The title ‘The MSA British Karting Championship’ has lost practically all of its status within the karting community, and rather than being the pinnacle of British karting the Super KF class is becoming a farce!
With a heavy heart, this is our depressing conclusion to the on-going problem of the tragic decline of the MSA British Karting Championship. The sorry state of affairs in the championship was compounded at the first round of the British Championship when it only attracted 11 karts. A once great championship has now become a shadow of it’s former self. In essence it’s supposed to be a showcase for Britain’s best karting talent, and while it still attracts some superb driving talent, it is no longer the spectacle it once was.
Mark Litchfield is a modern legend of British karting but the British Championship can’t stay the same!
This is not something that has happened suddenly. Numbers have steadily declined for a decade or so. But the move to KF from the old Formula A and ICA classes has not stemmed the bleeding and arguably accelerated it in the senior divisions. It is clear that Super KF does not provide a strong enough foundation for the British Championship. Team boss Paul Fletcher has admirably tried to support the pinnacle class by maintaining a strong British Championship but it could be time to concede defeat.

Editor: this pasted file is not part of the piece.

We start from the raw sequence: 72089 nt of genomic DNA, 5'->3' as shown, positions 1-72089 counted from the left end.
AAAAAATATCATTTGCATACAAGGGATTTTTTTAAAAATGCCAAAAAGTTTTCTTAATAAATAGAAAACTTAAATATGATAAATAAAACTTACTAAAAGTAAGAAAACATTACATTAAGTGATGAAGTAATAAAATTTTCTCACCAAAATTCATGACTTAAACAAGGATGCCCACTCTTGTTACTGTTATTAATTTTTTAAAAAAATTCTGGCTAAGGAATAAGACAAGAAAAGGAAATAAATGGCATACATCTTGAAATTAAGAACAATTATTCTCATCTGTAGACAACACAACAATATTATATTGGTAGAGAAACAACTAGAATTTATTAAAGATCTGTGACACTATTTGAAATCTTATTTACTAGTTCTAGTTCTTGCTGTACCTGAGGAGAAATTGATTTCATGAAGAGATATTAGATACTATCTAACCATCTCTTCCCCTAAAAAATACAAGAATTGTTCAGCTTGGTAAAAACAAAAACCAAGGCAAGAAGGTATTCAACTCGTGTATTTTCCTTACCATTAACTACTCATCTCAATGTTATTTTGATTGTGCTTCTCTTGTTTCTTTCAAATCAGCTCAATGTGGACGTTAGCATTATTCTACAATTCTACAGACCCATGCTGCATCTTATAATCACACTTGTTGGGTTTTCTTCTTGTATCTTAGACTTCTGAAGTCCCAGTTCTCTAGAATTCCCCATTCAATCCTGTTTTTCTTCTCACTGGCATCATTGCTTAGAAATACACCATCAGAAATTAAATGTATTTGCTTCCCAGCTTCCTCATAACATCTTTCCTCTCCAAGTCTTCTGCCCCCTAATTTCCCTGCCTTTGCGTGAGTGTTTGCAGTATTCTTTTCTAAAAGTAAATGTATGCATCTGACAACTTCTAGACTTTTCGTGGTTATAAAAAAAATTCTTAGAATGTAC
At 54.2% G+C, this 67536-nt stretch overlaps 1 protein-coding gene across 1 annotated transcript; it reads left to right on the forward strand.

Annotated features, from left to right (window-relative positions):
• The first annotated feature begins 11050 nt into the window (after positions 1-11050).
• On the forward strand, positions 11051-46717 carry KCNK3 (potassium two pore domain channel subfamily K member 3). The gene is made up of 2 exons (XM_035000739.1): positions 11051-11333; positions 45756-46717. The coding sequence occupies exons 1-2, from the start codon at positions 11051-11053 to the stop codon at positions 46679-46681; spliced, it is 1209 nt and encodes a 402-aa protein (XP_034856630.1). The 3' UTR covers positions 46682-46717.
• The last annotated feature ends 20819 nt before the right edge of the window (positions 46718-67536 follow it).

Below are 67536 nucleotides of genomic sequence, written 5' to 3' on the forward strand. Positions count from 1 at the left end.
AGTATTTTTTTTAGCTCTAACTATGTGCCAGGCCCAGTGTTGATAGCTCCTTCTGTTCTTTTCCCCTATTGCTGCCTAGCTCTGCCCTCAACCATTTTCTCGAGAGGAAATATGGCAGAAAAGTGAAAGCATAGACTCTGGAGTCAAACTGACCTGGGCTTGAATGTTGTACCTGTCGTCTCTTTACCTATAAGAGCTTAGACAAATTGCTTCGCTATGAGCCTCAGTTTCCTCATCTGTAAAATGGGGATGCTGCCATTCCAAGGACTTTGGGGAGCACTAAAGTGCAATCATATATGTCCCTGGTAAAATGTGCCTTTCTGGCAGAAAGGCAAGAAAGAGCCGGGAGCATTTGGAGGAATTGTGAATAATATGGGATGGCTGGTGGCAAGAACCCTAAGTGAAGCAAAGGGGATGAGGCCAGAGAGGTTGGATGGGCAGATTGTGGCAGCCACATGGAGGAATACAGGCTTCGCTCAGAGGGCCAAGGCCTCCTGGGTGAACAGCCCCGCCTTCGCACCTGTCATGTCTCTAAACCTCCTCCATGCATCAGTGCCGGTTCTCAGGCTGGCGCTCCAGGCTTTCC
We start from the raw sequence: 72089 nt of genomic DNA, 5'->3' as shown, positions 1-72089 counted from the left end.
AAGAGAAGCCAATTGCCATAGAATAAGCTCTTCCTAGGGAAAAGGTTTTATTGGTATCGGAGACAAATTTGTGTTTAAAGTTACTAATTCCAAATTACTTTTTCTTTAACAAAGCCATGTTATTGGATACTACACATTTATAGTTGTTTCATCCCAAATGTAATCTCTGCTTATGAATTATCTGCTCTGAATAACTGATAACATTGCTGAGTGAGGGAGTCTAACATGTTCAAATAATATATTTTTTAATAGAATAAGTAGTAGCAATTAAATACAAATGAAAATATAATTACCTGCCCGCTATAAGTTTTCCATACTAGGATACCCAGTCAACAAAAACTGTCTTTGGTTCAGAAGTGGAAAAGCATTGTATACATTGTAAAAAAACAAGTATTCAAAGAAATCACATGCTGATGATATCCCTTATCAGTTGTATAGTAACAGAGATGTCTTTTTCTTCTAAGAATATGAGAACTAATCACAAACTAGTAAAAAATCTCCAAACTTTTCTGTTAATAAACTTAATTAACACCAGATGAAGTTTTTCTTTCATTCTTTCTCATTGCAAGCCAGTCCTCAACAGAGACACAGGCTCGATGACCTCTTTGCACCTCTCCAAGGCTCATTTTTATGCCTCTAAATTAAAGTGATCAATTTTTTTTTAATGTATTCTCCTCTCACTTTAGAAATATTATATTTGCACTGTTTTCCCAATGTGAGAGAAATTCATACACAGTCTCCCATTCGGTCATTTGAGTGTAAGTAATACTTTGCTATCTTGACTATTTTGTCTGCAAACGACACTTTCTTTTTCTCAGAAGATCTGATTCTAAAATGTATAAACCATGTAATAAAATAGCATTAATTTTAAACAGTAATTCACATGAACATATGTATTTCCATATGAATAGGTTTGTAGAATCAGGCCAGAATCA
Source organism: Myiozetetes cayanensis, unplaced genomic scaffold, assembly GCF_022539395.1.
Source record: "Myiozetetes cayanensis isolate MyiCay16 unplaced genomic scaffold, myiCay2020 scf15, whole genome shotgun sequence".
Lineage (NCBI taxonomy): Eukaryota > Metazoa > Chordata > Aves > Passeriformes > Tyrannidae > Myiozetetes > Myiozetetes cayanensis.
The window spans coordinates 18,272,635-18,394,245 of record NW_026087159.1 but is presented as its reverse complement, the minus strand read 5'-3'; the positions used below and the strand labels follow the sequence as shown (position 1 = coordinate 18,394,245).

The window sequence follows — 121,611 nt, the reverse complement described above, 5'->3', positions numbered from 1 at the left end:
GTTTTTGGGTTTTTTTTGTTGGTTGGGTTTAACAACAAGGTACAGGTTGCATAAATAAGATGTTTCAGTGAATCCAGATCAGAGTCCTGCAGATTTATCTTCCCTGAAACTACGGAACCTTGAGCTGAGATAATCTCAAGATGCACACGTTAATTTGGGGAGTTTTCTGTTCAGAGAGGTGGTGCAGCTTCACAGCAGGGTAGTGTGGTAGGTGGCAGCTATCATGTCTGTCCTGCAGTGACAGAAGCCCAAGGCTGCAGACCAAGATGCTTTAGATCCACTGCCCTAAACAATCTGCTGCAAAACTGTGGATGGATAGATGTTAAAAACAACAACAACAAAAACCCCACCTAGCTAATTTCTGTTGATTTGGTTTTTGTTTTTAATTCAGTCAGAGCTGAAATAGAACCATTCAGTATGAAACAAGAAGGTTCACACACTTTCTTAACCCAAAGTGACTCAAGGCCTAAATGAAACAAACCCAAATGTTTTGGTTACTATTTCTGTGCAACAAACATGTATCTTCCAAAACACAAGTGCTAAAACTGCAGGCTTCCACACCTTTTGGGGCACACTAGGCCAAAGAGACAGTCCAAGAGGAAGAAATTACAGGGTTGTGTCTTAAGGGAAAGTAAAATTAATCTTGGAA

The MSA have tried very hard to stay in line with the CIK and offer a true and prestigious championship but it’s been to it’s own detriment. It is clear the people don’t want KF and what they want is Rotax. The entry numbers for the ABKC National Rotax Championship prove this quite conclusively. They are gigantic at 210 overall with the senior class attracting 63 entries alone. It is somewhat melancholic that one of the most lazy and depressing kart engines ever built represents the majority of karting talent in the UK, but this is just the way it is.
European and National KF2 Jordan Chamberlain proves the British Champs Â still attracts some of the best but just not enough of them!
If the MSA British Championship is to thrive it has to look towards the classes that the majority of drivers and teams hold in highest regard, and at the moment that is Rotax.
This is not to undermine the talent in KF however. The drivers and teams represent some of the crÃ¨me de la crÃ¨me of British talent. They are the true hardcore karters who are only satisfied with the pinnacle â€“ the best of the the best. Unfortunately they are a dying breed of racer. The idea of a single-make recreational leisure engined kart class being the pinnacle of British karting is a very hard pill to swallow but there is an inevitability to it we can not deny. Some would say Rotax already is the British Championship in all but name.
Bobby Game is a true racer where the pinnacle is the only option. Super KF desperately needed more drivers like this British karting legend in 2010!
KF has failed at providing a good enough product to support the MSA British Karting Championship and there is very little alternative solution for the MSA other than Rotax because of it’s much larger support. It would’ve been great to see full grids of KF but the fact is it hasn’t worked and there’s very little sign of improvement in terms of complexity and cost.
With no other emerging elite karting classes, and KF2 suffering almost as pathetic grids as Super KF it is time for the MSA to make some bold decisions before the British Champion title becomes a laughing stock.
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